In a new report today, Public Health Scotland sets out the importance of taking a public health approach to ending childhood adversity. This involves evidence-based action at a population level, acting on the social determinants of health in order to prevent poor outcomes. The COVID-19 pandemic has heightened the need to prevent and mitigate childhood adversity, making it more important than ever to share the learning and progress made in this area.

Ending Childhood Adversity builds on the 2016 publication 'Polishing the Diamonds – addressing adverse childhood experiences in Scotland’. It shows what has been achieved across Scotland in the last four years; demonstrating how agencies and individuals, working with communities, have successfully acted on the knowledge base to make an impact in preventing childhood adversity. The report makes a strong case for continuing the momentum to prevent childhood adversity through upholding children’s rights, addressing poverty and creating the right conditions for children to flourish.

We share the Scottish Government’s ambition that Scotland should be the best place in the world to learn and grow up in, and that every child has an equal chance to succeed. However, we know that some of our children and young people are living with adversity, and that measures to manage the current pandemic are likely to have impacted on them further.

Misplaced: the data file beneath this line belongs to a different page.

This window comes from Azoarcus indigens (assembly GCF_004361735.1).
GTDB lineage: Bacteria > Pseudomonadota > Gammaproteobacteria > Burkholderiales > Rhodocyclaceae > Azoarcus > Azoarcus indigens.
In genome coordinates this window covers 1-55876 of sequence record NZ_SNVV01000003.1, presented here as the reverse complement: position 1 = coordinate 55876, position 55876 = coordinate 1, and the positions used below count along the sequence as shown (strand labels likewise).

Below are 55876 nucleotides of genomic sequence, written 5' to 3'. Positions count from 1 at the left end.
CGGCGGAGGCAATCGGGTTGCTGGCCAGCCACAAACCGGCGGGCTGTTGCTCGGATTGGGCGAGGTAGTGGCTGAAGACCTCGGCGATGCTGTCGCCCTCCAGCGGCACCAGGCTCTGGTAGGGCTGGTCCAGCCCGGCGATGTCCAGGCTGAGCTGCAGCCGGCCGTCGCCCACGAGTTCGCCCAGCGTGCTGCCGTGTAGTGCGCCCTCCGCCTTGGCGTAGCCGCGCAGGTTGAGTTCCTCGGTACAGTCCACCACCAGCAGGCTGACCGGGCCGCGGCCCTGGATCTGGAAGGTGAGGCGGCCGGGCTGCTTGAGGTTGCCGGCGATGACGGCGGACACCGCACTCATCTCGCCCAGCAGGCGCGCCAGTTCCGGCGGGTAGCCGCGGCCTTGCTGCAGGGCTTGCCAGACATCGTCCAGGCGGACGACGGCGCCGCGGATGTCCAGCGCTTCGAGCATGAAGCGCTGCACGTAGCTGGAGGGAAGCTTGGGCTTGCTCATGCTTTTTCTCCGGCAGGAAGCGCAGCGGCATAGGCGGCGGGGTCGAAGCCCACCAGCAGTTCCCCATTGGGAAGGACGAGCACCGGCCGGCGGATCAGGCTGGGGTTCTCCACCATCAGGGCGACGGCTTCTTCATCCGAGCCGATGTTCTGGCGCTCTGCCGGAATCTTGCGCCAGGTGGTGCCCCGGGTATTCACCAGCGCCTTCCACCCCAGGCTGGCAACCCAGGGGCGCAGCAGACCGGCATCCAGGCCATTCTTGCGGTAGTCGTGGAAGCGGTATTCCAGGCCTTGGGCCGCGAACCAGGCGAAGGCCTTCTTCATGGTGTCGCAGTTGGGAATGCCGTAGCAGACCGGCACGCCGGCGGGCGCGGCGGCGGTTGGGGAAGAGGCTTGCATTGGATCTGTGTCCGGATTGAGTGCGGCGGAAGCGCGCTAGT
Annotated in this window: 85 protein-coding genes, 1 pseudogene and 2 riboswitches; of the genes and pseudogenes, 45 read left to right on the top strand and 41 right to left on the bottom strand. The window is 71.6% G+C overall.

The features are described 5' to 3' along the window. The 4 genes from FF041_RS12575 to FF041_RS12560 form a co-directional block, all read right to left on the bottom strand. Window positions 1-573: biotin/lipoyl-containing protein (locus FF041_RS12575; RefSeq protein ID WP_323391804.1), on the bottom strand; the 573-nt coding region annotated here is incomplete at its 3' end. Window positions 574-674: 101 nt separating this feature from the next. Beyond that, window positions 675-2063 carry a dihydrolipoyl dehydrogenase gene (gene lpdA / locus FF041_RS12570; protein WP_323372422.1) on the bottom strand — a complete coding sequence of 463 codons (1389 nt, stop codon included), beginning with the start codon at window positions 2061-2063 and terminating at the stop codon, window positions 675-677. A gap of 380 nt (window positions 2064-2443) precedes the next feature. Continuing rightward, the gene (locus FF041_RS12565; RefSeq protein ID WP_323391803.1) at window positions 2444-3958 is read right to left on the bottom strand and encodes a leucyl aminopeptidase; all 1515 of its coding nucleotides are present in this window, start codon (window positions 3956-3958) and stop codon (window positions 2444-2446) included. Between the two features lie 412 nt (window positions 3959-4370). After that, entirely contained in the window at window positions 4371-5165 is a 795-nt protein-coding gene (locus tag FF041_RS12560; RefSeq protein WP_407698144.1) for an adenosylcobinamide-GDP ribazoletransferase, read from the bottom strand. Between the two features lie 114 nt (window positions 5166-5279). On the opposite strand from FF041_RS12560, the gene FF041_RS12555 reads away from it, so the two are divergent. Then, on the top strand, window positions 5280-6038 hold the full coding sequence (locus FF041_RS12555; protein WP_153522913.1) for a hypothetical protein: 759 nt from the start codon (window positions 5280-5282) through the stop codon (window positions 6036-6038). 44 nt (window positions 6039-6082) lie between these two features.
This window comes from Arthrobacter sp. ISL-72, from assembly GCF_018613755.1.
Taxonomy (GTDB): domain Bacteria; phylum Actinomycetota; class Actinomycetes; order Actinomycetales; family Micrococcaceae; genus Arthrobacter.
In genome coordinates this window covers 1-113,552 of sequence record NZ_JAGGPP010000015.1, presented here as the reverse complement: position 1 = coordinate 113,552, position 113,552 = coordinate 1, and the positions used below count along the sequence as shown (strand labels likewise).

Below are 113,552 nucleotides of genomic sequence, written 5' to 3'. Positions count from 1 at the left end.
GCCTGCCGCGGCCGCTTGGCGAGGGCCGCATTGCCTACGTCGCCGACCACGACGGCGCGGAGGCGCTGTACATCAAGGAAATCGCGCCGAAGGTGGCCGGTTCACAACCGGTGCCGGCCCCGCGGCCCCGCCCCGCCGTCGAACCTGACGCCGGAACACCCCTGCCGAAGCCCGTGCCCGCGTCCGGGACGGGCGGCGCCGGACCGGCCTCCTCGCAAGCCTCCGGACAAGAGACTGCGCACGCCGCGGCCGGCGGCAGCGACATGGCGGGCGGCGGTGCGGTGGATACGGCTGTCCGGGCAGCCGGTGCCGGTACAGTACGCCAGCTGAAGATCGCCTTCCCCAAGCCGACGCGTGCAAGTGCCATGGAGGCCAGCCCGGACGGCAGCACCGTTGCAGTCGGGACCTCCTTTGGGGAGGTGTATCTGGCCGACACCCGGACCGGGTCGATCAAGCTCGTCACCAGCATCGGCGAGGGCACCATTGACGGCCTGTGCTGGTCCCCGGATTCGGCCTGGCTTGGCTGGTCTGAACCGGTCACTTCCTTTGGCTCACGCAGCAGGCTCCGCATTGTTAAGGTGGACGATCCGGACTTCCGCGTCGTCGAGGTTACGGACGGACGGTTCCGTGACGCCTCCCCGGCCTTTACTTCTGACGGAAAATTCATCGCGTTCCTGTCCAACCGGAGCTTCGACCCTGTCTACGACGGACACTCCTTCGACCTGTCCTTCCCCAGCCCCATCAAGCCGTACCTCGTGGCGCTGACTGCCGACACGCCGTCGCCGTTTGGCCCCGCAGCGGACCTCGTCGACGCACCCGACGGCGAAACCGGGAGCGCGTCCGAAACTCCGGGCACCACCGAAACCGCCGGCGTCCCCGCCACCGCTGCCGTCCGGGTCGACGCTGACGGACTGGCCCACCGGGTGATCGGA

Angela Leitch, Chief Executive of Public Health Scotland said:

"Preventing childhood adversity is central to Scotland’s public health priorities, cutting across early years, mental wellbeing, and safe places and communities. Today’s report emphasises the importance of collaboration across the whole system in Scotland, together with meaningful community engagement. Now more than ever we must use our combined resources and influence to prevent and mitigate the harmful consequences of childhood adversity and make a difference in our communities."

Go to the Ending childhood adversity: A public health approach report

Last updated: 06 October 2022